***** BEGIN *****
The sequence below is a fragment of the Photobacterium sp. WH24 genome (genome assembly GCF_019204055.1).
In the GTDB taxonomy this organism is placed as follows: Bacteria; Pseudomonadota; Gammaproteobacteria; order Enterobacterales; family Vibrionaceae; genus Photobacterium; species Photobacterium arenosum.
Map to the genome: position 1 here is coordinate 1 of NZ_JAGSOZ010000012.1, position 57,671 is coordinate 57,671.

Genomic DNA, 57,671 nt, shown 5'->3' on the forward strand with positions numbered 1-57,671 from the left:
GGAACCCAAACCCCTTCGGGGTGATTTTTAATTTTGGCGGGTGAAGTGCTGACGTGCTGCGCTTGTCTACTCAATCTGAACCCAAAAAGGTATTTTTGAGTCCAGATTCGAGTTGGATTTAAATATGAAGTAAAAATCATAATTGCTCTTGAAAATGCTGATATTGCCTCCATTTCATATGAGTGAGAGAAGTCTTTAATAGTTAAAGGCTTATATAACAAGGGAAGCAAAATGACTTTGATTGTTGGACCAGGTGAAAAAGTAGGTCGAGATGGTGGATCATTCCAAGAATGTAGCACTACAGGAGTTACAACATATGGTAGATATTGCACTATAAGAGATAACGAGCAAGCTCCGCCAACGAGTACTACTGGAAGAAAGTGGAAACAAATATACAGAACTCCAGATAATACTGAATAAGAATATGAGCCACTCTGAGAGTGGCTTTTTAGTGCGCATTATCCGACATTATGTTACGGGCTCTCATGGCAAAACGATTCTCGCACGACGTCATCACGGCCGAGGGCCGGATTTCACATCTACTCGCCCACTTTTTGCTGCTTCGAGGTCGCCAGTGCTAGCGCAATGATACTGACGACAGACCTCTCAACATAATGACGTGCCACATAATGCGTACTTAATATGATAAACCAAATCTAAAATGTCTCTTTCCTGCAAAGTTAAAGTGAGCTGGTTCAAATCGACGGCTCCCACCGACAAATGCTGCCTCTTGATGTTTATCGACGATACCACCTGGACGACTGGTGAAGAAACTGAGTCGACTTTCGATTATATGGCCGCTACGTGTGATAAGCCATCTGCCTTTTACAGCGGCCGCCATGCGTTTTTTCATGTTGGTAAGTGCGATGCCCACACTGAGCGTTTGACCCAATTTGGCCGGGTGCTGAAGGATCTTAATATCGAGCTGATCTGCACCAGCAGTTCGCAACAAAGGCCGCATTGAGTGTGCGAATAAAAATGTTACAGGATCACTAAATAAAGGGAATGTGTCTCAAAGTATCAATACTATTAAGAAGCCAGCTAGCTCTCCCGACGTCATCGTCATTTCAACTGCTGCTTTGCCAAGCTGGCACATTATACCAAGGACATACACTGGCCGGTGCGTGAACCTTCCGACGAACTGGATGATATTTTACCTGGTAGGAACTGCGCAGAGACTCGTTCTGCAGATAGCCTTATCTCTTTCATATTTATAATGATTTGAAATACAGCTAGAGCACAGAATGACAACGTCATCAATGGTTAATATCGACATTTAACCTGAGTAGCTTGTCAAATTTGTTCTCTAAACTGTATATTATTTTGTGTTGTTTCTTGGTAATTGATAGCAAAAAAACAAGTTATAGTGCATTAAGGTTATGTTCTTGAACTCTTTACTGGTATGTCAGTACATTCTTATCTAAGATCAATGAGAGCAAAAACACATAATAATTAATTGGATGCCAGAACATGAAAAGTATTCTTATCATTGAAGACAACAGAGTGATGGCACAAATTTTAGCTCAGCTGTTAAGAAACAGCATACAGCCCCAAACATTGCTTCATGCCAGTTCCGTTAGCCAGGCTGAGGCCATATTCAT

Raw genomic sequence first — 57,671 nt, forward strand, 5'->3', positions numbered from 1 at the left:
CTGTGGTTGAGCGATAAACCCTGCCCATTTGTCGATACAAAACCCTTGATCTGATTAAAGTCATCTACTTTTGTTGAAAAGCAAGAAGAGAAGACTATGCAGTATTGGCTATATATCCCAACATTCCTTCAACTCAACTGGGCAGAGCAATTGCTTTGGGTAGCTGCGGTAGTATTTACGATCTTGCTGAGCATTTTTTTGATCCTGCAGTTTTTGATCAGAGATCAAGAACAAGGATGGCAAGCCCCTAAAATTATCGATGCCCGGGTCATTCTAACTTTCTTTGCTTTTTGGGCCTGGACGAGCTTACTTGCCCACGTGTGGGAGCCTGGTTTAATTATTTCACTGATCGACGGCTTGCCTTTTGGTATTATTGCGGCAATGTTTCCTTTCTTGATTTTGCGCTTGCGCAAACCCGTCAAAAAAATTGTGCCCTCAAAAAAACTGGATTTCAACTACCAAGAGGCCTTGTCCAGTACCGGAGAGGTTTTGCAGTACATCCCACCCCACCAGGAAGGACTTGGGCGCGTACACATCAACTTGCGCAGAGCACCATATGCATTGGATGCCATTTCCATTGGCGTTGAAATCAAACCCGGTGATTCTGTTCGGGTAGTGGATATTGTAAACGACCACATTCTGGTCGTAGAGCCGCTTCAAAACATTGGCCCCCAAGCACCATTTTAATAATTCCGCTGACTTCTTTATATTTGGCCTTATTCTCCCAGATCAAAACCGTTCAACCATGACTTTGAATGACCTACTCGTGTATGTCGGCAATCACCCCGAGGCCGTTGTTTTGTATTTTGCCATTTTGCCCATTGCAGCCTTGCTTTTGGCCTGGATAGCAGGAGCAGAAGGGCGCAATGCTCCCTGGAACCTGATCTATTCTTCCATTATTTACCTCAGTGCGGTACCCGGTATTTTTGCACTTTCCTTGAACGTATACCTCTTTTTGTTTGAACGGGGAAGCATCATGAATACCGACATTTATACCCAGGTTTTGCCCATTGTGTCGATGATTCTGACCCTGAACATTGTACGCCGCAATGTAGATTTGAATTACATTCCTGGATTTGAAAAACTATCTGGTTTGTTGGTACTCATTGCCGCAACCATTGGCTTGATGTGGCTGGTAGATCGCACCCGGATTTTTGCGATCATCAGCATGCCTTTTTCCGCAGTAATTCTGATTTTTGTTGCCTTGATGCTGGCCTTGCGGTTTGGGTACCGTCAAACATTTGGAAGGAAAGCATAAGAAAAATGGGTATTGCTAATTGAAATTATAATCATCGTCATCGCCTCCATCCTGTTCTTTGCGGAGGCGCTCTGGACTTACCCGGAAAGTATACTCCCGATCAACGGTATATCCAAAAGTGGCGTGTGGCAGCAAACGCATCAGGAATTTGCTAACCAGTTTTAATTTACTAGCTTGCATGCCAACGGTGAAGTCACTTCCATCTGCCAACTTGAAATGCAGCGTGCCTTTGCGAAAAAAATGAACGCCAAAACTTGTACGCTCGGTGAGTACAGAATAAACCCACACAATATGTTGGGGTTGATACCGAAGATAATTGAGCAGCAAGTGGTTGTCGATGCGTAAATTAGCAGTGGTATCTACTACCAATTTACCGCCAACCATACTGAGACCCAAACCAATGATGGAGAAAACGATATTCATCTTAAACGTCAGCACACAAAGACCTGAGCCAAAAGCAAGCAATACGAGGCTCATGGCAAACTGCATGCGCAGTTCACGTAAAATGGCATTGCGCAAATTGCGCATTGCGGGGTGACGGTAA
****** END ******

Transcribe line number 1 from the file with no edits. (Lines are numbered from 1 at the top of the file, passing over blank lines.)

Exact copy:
The sequence below is a fragment of the Photobacterium sp. WH24 genome (genome assembly GCF_019204055.1).